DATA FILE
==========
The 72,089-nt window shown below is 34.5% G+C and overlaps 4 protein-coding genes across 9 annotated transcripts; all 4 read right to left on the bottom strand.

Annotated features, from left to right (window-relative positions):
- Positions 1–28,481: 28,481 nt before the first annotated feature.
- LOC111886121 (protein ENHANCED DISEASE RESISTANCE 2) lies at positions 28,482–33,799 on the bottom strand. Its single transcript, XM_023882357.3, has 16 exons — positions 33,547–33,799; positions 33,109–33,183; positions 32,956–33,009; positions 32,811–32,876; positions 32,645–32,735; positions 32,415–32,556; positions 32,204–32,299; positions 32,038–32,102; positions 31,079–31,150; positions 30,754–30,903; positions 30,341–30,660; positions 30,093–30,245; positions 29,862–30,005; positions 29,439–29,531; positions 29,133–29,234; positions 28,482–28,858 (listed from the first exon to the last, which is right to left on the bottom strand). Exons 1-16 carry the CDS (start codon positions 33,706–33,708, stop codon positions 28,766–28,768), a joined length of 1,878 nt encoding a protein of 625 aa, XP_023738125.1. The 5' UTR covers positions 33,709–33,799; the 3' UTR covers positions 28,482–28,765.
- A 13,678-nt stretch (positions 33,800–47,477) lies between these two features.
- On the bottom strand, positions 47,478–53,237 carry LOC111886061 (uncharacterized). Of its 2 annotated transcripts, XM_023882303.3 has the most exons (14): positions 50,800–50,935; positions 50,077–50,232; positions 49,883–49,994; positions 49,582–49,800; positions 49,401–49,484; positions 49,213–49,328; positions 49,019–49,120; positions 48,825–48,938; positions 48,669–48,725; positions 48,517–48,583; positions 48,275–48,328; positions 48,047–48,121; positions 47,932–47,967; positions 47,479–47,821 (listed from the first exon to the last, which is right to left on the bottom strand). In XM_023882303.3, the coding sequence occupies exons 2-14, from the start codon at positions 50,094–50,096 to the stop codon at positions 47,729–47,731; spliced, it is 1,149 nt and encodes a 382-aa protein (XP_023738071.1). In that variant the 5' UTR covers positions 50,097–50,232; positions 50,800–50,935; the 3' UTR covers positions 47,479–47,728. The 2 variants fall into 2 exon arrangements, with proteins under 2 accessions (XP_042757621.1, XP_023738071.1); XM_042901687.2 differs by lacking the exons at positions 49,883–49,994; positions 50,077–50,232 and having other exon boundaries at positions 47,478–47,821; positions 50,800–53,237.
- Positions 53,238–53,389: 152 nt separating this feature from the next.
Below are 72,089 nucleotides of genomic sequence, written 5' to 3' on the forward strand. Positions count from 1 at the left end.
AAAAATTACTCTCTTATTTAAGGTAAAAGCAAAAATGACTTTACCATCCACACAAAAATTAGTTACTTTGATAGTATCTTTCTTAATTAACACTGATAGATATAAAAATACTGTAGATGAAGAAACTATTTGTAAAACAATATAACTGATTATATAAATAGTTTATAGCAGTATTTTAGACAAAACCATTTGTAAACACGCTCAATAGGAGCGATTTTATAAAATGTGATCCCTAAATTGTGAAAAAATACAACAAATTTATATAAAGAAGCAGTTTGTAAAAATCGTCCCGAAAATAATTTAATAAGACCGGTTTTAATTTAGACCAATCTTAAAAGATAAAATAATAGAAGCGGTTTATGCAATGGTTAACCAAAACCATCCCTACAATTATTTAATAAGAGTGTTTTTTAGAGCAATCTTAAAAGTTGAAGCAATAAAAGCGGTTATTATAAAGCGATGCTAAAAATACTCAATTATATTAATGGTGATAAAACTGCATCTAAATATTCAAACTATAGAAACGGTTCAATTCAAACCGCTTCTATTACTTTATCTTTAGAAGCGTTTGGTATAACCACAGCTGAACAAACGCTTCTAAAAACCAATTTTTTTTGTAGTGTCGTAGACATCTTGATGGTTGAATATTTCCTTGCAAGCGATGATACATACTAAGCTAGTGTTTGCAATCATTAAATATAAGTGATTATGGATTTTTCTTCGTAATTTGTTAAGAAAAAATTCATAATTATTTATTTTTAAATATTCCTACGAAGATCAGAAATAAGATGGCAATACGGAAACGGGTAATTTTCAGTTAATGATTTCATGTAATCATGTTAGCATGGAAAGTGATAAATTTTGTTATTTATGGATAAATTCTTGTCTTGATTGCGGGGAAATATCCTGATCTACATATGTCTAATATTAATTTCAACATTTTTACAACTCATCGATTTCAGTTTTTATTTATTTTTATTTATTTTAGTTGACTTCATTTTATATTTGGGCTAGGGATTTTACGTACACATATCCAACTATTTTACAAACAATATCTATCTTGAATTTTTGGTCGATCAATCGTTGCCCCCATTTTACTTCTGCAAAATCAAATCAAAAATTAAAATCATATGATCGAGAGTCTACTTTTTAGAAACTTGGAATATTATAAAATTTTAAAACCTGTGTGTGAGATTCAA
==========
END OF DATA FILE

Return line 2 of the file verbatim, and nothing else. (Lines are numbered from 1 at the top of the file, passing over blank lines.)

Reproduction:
Annotated features, from left to right (window-relative positions):